(SwStr: t. 1,300; l. 250'; b. 34'; dph. 17'; a. 2 guns)
Jamestown, originally a passenger steamer, was built at New York, N.Y., in 1853, and seized at Richmond, Va., in 1861 for the Commonwealth of Virginia Navy. She was commissioned by the Confederate Navy the following July, renamed Thomas Jefferson but was generally referred to as Jamestown.
Brigantine-rigged Jamestown was designed and constructed by the well known William H. Webb for the New York and Old Dominion Line as a sister to Yorktown (v. Patrick Henry).
With Lt. J. N. Barney, CSN, in command she was actively employed until the end of her career in May 1862. Her service was highlighted by the battle of Hampton Roads on 8-9 March 1862 during which she assisted CSS Virginia in attacking Congress and Cumberland and stood by during the battle between Monitor and Virginia. The Confederate Congress tendered special thanks to the officers and crew of Jamestown for their "gallant conduct and bearing" in combat.
Some 4 weeks later, on 11 April 1862, Jamestown, CSS Virginia, and five other Confederate ships sailed from Norfolk into Hampton Roads in full view of the Union squadron there. When it became clear that the Federal ships were not going to attack, Jamestown, covered by Virginia and the others, moved in, captured three merchant ships, and helped by CSS Raleigh, towed them to Norfolk. Later that month Jamestown was despatched from Norfolk to cooperate with Major General Magruder, CSA, in the James River and early in May she was used to transport army sick and wounded to Richmond.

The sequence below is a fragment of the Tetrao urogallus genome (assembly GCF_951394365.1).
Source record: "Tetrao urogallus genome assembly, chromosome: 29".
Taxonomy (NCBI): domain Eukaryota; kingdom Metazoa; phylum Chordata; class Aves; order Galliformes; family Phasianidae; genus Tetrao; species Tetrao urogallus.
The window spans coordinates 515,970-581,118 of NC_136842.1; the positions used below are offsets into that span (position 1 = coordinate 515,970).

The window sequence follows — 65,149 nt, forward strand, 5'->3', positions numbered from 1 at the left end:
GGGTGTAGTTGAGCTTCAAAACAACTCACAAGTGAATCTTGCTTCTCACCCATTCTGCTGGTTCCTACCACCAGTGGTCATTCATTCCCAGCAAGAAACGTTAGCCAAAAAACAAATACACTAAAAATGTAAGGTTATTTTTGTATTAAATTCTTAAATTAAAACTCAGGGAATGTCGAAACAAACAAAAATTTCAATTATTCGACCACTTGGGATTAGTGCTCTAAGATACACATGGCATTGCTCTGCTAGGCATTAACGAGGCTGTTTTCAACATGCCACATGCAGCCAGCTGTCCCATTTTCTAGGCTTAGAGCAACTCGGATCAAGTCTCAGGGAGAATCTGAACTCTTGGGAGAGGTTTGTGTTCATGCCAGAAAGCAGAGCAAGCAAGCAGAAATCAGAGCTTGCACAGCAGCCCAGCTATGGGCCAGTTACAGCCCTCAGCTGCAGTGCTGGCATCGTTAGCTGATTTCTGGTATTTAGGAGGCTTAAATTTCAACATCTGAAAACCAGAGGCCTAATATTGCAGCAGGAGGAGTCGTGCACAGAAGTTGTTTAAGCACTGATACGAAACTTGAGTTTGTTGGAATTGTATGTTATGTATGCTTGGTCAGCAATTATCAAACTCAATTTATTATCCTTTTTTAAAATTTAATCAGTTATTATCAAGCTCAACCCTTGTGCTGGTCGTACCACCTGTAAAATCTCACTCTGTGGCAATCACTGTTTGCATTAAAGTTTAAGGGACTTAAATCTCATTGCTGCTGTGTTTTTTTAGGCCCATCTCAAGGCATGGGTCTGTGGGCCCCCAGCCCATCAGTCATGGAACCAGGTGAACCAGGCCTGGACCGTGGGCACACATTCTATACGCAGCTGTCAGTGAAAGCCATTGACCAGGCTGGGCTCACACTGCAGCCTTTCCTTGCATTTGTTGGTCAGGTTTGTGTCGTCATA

On the night of 5 May, Jamestown and CSS Patrick Henry proceeded to Norfolk and returned the following night with CSS Richmond, CSS Hampton and ordnance store boats, passing the Federal battery at Newport News unobserved on both occasions. A second attempt to return to Norfolk met with failure.
On 8 May Jamestown was ordered to notify the Secretary of the Confederate States Navy of the continuing engagement of two Federal gunboats and ironclad Galena with the Confederate batteries at Day's Point. Unable to carry out her assignment Jamestown retired up the James River as far as Drewry's Bluff where on 15 May 1862 she was sunk to obstruct the channel.